Only 47% of Americans have enough emergency savings—but most people aren’t worried


When disaster strikes, such as an unexpected layoff, many Americans aren't prepared to deal with the financial consequences.

A new survey from Bankrate found that only 29 percent of Americans have enough emergency savings to last more than six months and just 18 percent have sufficient savings to cover three to five months, meaning only 47 percent of Americans — less than half — are truly prepared for an emergency.

In fact, the survey found that 45 percent of Americans could only make it three months or less if they had to live off their savings.

Notably, however, a majority of survey respondents don't seem alarmed by their lack of savings. Nearly 25 percent of Americans report feeling "very comfortable" with the amount they have, while 37 percent are "somewhat comfortable."

But this deficiency could lead to trouble for many. According to Bankrate's financial security index survey from January 2018, 34 percent of American households experienced a major unexpected expense over the past year, yet only 39 percent of survey respondents said they would be able to cover a $1,000 setback using their savings.

Emergency funds are important because they provide a cushion to prevent other financial disasters and help you reach other goals, says best-selling author Dave Ramsey. Something is always bound to go wrong, but having a rainy-day fund in place will help soften the blow.

Suze Orman explains how much money you'll need to have when an emergency happens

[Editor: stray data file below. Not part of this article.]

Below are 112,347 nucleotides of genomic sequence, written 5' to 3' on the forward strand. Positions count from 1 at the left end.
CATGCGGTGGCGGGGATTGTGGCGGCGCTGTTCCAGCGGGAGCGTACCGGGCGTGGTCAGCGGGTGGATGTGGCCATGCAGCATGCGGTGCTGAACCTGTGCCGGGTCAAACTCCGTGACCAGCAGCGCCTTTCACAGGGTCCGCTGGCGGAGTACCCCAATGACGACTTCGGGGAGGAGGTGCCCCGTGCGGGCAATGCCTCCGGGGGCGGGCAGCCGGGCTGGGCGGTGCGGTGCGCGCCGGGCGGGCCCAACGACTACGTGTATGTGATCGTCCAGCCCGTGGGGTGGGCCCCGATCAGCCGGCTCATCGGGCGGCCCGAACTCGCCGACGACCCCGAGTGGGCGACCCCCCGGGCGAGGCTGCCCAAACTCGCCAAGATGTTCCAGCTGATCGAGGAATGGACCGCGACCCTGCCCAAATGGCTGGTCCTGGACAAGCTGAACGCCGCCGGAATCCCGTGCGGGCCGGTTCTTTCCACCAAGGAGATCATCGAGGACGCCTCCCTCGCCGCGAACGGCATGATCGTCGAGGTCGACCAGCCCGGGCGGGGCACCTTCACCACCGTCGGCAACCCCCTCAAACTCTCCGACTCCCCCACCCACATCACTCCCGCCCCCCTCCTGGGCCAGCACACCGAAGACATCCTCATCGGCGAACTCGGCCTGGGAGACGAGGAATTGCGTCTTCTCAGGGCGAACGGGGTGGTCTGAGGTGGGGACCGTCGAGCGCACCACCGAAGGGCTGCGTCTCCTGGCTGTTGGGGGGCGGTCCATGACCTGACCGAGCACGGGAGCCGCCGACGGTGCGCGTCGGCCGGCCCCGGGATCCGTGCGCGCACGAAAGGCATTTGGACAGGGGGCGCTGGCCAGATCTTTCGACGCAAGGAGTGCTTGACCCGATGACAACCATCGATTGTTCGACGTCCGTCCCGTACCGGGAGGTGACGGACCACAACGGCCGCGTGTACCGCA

"Car blows up. Transmission goes out. You bury a loved one. Grown kids move home again. Life happens, so be ready," Ramsey writes in "The Total Money Makeover." "This is not a surprise."

Building a solid emergency fund before paying off debt or working toward other goals is crucial because it prevents bumps in the road from completely derailing the journey, Ramsey explains.

But how much should you have set aside? Most experts recommend building up an emergency fund of at least three to six months' worth of living expenses.

"The goal should be to have enough emergency savings to cover six months' expenses — and anything less than that should cause discomfort," Greg McBride, CFA and Bankrate chief financial analyst, says in the survey.

We asked 3 couples about their emergency financial plan

Suze Orman, financial expert and former CNBC television host, offers a different take. She says even six months' worth of expenses isn't enough to feel secure.

What if you lose your job and can't find another one for a year? What if you're hit with an out-of-the-blue medical emergency? A million potential scenarios could drain your savings without warning, so it's better to have at least eight to 12 months' worth of living expenses squirreled away, Orman told the audience at the 2017 eMerge Americas conference.

"You need as much money in the bank that makes you feel secure," she says. "Don't go fooling yourself, 'It's okay, I can charge on a credit card, I can do this.' You should have at least eight months. Not six months, not three months, I'd like to see you have eight months to one year."

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